PATIENT FORMS

For your convenience, you can download the patient forms and complete them prior to your first visit.  Then, bring the forms with you when you come in for your appointment.  If you choose to fill out the patient form packet at our office, please arrive 10-15 minutes before your appointment to allow enough time to get them completed.  

FAQs

What happens during my first visit?

During your first visit you can expect the following:

  • Arrive at your appointment with your patient forms completed (you can download it from our website)
  • You will provide us with your prescription for physical therapy.
  • We will copy your insurance card.
  • You will be seen for the initial evaluation by the therapist.
  • The therapist will discuss the following:
    1. Your medical history.
    2. Your current problems/complaints.
    3. Pain intensity, what aggravates and eases the problem.
    4. How this is impacting your daily activities or your functional limitations.
    5. Your goals with physical therapy.
    6. Medications, tests, and procedures related to your health.

  • The therapist will then perform the objective evaluation which may include some of the following:
    1. Palpation – touching around the area of the pain/problem. This is done to check for the presence of tenderness, swelling, soft tissue integrity, tissue temperature, inflammation, etc.
    2. Range of Motion (ROM) – the therapist will move the joint(s) to check for the quality of movement and any restrictions.
    3. Muscle Testing – the therapist may check for strength and the quality of the muscle contraction. Pain and weakness may be noted. Often the muscle strength is graded. This is also part of a neurological screening.
    4. Neurological Screening – the therapist may check to see how the nerves are communicating with the muscles, sensing touch, pain, vibration, or temperature. Reflexes may be assessed as well.
    5. Special Tests – the therapist may perform special tests to confirm/rule out the presence of additional problems.
    6. Posture Assessment – the positions of joints relative to ideal and each other may be assessed.

The therapist will then formulate a list of problems you are having, and how to treat those problems. A plan is subsequently developed with the patient’s input. This includes how many times you should see the therapist per week, how many weeks you will need therapy, home programs, patient education, short-term/long-term goals, and what is expected after discharge from therapy. This plan is created with input from you, your therapist, and your doctor.

What do I need to bring with me?

Make sure you bring your physical therapy referral (provided to you by your doctor) and your payment information. If your insurance is covering the cost of physical therapy, bring your insurance card. If you are covered by Workers’ Compensation, bring your claim number and your case manager’s contact information. If you are covered by auto insurance or an attorney lien, make sure you bring this information.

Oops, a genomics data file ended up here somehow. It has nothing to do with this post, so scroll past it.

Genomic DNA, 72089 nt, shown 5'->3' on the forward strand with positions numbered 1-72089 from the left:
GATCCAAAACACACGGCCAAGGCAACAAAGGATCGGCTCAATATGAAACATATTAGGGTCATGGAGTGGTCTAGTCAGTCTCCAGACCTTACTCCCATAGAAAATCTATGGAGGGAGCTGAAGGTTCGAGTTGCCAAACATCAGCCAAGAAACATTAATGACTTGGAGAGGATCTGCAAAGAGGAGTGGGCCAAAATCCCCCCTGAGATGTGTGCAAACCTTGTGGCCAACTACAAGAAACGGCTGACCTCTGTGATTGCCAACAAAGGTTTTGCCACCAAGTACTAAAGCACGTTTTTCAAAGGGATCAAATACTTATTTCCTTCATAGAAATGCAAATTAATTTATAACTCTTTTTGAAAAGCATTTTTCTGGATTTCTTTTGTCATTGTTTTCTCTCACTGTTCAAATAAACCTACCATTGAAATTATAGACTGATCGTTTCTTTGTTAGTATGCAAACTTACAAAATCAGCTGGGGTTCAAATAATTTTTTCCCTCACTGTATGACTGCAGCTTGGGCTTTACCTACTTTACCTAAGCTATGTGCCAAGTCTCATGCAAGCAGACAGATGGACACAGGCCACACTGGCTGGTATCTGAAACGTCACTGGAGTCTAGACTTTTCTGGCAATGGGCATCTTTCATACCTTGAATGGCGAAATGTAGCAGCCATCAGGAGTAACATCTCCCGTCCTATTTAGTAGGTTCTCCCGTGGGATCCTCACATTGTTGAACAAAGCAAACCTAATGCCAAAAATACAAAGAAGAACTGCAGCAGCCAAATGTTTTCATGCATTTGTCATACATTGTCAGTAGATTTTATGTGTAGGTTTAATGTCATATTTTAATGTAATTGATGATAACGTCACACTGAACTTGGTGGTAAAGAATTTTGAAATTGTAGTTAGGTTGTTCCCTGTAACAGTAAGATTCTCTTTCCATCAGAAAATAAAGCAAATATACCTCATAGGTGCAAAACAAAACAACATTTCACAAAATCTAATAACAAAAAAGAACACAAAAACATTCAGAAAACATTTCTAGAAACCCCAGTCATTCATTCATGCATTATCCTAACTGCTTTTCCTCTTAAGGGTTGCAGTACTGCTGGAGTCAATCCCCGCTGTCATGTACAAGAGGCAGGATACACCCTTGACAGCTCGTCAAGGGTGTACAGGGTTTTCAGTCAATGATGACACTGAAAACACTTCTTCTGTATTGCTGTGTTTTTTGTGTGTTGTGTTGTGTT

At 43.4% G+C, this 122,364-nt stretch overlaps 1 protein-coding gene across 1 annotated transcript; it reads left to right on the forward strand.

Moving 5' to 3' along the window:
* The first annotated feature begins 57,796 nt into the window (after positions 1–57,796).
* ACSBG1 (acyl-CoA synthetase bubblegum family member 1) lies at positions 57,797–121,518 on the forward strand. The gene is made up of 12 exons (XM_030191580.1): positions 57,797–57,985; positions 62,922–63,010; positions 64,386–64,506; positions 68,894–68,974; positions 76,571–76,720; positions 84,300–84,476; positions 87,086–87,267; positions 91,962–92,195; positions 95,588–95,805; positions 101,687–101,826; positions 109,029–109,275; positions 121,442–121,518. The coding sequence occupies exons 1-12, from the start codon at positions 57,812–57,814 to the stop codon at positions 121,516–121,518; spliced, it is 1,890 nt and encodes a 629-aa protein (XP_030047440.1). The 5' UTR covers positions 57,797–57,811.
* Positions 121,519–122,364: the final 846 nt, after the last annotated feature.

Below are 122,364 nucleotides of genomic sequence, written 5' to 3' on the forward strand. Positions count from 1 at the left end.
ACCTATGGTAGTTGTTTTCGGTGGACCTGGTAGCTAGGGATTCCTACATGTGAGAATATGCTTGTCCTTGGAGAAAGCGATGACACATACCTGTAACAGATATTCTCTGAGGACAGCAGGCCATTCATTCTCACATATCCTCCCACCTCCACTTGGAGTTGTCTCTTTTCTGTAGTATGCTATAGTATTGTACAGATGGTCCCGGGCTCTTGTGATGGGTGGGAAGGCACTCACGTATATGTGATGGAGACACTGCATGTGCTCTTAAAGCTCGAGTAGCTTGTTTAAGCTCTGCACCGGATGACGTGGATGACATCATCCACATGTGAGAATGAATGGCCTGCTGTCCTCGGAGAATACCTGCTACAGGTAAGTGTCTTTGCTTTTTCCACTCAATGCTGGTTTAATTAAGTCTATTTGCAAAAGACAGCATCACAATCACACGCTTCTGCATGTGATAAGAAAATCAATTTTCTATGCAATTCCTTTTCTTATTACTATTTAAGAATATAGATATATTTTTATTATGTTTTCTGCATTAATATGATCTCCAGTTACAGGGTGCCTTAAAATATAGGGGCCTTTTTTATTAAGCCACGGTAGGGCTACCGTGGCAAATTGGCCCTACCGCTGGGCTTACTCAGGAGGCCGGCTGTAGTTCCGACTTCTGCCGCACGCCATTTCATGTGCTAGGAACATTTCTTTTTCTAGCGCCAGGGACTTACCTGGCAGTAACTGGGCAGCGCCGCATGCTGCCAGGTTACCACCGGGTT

How long will each treatment last?

Treatment sessions typically last 30 to 60 minutes per visit. 

How many visits will I need?

This is highly variable. You may need one visit or you may need months of care. It depends on your diagnosis, the severity of your impairments, your past medical history, etc. You will be re-evaluated on a monthly basis and when you see your doctor, we will provide you with a progress report with our recommendations. 

Who pays for the treatment?

In most cases, health insurance will cover your treatment. See below for a summary of insurances we accept and make sure you talk to our receptionist so we can help you clarify your insurance coverage. 


New Braunfels Sports and Spine Physical Therapy is an in-network, preferred provider for most major insurances and Medicare. We also accept Worker’s Compensation and personal injury claims. As a courtesy to our patients, we also verify insurance benefits and file insurance claims promptly on their behalf.


Insurances we are accept:

 AARP

Aetna

Allied benefit systems

Cigna American Specialty insurance

Assurant health

Blue Cross Blue Shield
Blue Cross Blue Shield Anthem

Care improvement Plus

Cigna     

First Health

Freedom Life ins

Geha 

Health First

Humana

Humana MCR

Integra BMS

K&K insurance

Liberty Mutual

Medi-share

Medicare

Meritain Health

Mutual of Omaha

PHCS

TML

Tricare

Tricare for Life

UHC

UHC one

USAA

WC Align network

WC Claims Management

WC Gallagher Basset

WC Liberty Mutual

WC Schlitterbahn

WC TASB

WC Texas Mutual 

WC York Risk

WC Zurich

Is physical therapy painful?

For many patients, one of the primary objectives is pain relief. This is frequently accomplished with hands-on techniques, modalities such as ultrasound, electrical stimulation, and/or heat or cold therapy. Movement often provides pain relief as well. Your physical therapist will provide you with the appropriate exercises not only for pain relief but to recover range of motion, strength, and endurance. In some cases, physical therapy techniques can be painful. For example, recovering knee range of motion after total knee replacement or shoulder range of motion after shoulder surgery may be painful. Your physical therapist will utilize a variety of techniques to help maximize your treatment goals. It is important that you communicate the intensity, frequency, and duration of pain to your therapist. Without this information, it is difficult for the therapist to adjust your treatment plan.